Sketch a scatterplot where the association is nonlinear, but the correlation is close to [r = -1].

Tobias Ali 2020-10-26 Answered

Sketch a scatterplot where the association is nonlinear, but the correlation is close to [r=1].

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Alannej
Answered 2020-10-27 Author has 104 answers

An association is nonlinear when there is some curvature present in the scatterplot.
The correlation is close to [r=1], when the pattern slopes downwards strongly and the points do not deviate much from this sloping downwards pattern.
For example, the following graph then has a correlation close to [r=1] while also being nonlinear (note: The correlation of this particular graph is 0.8941).

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New questions

Euclid's view and Klein's view of Geometry and Associativity in Group
One common item in the have a look at of Euclidean geometry (Euclid's view) is "congruence" relation- specifically ""congruence of triangles"". We recognize that this congruence relation is an equivalence relation
Every triangle is congruent to itself
If triangle T 1 is congruent to triangle T 2 then T 2 is congruent to T 1 .
If T 1 is congruent to T 2 and T 2 is congruent to T 3 , then T 1 is congruent to T 3 .
This congruence relation (from Euclid's view) can be translated right into a relation coming from "organizations". allow I s o ( R 2 ) denote the set of all isometries of Euclidean plan (=distance maintaining maps from plane to itself). Then the above family members may be understood from Klein's view as:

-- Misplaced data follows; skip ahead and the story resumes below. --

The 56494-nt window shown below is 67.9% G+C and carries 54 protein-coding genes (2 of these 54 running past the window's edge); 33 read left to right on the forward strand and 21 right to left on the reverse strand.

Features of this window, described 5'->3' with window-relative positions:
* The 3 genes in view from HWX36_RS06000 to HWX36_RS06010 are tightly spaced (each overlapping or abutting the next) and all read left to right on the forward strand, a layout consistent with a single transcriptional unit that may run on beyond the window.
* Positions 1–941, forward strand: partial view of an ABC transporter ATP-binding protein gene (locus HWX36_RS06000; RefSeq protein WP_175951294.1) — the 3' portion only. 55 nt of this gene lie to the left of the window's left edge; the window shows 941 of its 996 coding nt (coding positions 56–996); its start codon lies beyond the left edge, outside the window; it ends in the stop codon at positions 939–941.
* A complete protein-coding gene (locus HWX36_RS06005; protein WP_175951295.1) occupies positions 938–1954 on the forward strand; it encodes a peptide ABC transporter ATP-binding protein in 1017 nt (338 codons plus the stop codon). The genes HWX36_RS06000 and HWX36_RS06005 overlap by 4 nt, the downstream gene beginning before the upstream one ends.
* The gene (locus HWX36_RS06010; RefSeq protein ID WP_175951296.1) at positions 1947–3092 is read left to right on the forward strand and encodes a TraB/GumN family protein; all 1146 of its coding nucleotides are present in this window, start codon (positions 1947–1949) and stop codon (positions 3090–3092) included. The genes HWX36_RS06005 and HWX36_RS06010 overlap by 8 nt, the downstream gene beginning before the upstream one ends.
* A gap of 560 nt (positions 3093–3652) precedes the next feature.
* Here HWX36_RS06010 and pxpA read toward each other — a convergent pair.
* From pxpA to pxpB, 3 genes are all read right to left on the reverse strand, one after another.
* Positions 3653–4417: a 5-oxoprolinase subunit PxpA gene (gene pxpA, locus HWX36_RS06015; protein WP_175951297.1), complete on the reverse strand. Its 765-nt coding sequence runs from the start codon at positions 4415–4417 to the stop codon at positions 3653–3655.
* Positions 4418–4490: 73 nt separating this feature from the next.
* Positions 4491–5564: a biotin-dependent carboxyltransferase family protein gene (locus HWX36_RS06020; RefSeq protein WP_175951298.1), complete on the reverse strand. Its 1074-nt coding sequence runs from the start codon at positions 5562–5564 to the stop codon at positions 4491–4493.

∃ an identity element in I s o ( R 2 ) which takes every triangle to itself.
If g I s o ( R 2 ) is an element taking triangle T 1 to T 2 , then g 1 I s o ( R 2 ) which takes T 2 to T 1 .
If g I s o ( R 2 ) takes T 1 to T 2 and g I s o ( R 2 ) takes T 2 to T 3 then h g I s o ( R 2 ) which takes T 1 to T 3 .
One can see that in Klein's view, three axioms in the definition of group appear. But in the definition of "Group" there is "associativity", which is not needed in above formulation of Euclids view to Kleins view of grometry.
Question: What is the reason of introducing associativity in the definition of group? If we look geometry from Klein's view, does "associativity" of group puts restriction on geometry?